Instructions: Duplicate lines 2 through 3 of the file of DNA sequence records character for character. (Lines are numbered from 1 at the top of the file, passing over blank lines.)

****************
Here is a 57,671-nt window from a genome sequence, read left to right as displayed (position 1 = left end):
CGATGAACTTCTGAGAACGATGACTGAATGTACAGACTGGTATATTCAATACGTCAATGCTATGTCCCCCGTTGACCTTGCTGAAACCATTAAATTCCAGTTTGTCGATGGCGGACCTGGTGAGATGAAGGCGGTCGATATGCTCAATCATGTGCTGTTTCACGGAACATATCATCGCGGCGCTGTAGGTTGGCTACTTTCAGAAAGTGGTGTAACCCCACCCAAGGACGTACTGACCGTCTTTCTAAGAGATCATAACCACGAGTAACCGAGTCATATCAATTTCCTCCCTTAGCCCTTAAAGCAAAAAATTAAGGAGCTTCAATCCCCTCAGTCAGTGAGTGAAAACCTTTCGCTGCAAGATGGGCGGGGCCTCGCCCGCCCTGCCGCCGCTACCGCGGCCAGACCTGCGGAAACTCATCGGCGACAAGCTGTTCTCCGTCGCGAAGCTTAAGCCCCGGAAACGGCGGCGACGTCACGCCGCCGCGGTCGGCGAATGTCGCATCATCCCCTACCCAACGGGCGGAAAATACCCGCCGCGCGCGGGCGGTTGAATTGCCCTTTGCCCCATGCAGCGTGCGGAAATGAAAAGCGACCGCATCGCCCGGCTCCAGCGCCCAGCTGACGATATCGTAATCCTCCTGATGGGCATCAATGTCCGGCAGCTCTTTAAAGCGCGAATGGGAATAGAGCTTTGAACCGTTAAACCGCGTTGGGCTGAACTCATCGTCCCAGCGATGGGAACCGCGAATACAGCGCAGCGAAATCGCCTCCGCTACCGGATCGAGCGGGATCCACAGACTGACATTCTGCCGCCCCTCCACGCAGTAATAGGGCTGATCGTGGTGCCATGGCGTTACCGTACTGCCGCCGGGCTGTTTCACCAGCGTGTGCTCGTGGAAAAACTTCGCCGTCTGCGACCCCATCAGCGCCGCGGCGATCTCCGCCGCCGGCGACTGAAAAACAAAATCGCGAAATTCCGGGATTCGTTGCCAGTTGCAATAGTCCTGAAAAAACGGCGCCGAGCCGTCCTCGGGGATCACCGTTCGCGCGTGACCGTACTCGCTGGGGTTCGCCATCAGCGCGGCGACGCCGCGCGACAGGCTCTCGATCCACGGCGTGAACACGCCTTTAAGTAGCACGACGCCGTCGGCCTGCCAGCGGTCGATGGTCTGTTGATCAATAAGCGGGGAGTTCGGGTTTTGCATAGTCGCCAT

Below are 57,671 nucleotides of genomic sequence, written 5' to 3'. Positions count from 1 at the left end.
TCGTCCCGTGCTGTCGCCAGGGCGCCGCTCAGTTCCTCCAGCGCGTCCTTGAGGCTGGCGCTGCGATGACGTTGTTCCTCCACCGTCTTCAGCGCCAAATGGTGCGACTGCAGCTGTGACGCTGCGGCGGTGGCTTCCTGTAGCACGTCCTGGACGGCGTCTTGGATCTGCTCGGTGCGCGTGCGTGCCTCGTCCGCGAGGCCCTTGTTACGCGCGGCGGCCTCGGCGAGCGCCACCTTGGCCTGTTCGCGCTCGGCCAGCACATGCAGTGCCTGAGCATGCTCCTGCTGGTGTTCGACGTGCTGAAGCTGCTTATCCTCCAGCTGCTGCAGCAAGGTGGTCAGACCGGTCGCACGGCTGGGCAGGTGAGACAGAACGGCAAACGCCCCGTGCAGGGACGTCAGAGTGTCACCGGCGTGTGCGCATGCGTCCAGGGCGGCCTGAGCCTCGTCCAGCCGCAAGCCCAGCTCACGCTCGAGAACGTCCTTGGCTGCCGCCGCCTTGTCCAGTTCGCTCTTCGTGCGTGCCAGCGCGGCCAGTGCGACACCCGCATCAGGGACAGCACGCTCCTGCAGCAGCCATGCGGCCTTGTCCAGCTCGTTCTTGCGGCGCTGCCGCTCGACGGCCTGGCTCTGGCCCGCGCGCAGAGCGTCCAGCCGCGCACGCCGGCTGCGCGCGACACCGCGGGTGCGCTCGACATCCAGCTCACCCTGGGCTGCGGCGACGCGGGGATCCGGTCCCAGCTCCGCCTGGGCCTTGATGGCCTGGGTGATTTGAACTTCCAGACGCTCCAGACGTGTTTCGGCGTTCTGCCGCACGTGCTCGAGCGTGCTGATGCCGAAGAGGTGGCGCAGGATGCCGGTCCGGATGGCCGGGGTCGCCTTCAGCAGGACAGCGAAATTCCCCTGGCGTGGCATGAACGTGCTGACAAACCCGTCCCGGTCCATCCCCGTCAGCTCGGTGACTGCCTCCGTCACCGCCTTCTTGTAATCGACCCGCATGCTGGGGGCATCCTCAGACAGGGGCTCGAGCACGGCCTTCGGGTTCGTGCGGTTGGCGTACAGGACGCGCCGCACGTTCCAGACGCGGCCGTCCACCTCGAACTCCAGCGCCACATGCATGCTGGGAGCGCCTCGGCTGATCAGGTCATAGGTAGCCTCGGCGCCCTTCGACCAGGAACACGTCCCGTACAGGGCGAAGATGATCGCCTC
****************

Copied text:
CGATGAACTTCTGAGAACGATGACTGAATGTACAGACTGGTATATTCAATACGTCAATGCTATGTCCCCCGTTGACCTTGCTGAAACCATTAAATTCCAGTTTGTCGATGGCGGACCTGGTGAGATGAAGGCGGTCGATATGCTCAATCATGTGCTGTTTCACGGAACATATCATCGCGGCGCTGTAGGTTGGCTACTTTCAGAAAGTGGTGTAACCCCACCCAAGGACGTACTGACCGTCTTTCTAAGAGATCATAACCACGAGTAACCGAGTCATATCAATTTCCTCCCTTAGCCCTTAAAGCAAAAAATTAAGGAGCTTCAATCCCCTCAGTCAGTGAGTGAAAACCTTTCGCTGCAAGATGGGCGGGGCCTCGCCCGCCCTGCCGCCGCTACCGCGGCCAGACCTGCGGAAACTCATCGGCGACAAGCTGTTCTCCGTCGCGAAGCTTAAGCCCCGGAAACGGCGGCGACGTCACGCCGCCGCGGTCGGCGAATGTCGCATCATCCCCTACCCAACGGGCGGAAAATACCCGCCGCGCGCGGGCGGTTGAATTGCCCTTTGCCCCATGCAGCGTGCGGAAATGAAAAGCGACCGCATCGCCCGGCTCCAGCGCCCAGCTGACGATATCGTAATCCTCCTGATGGGCATCAATGTCCGGCAGCTCTTTAAAGCGCGAATGGGAATAGAGCTTTGAACCGTTAAACCGCGTTGGGCTGAACTCATCGTCCCAGCGATGGGAACCGCGAATACAGCGCAGCGAAATCGCCTCCGCTACCGGATCGAGCGGGATCCACAGACTGACATTCTGCCGCCCCTCCACGCAGTAATAGGGCTGATCGTGGTGCCATGGCGTTACCGTACTGCCGCCGGGCTGTTTCACCAGCGTGTGCTCGTGGAAAAACTTCGCCGTCTGCGACCCCATCAGCGCCGCGGCGATCTCCGCCGCCGGCGACTGAAAAACAAAATCGCGAAATTCCGGGATTCGTTGCCAGTTGCAATAGTCCTGAAAAAACGGCGCCGAGCCGTCCTCGGGGATCACCGTTCGCGCGTGACCGTACTCGCTGGGGTTCGCCATCAGCGCGGCGACGCCGCGCGACAGGCTCTCGATCCACGGCGTGAACACGCCTTTAAGTAGCACGACGCCGTCGGCCTGCCAGCGGTCGATGGTCTGTTGATCAATAAGCGGGGAGTTCGGGTTTTGCATAGTCGCCAT

Below are 57,671 nucleotides of genomic sequence, written 5' to 3'. Positions count from 1 at the left end.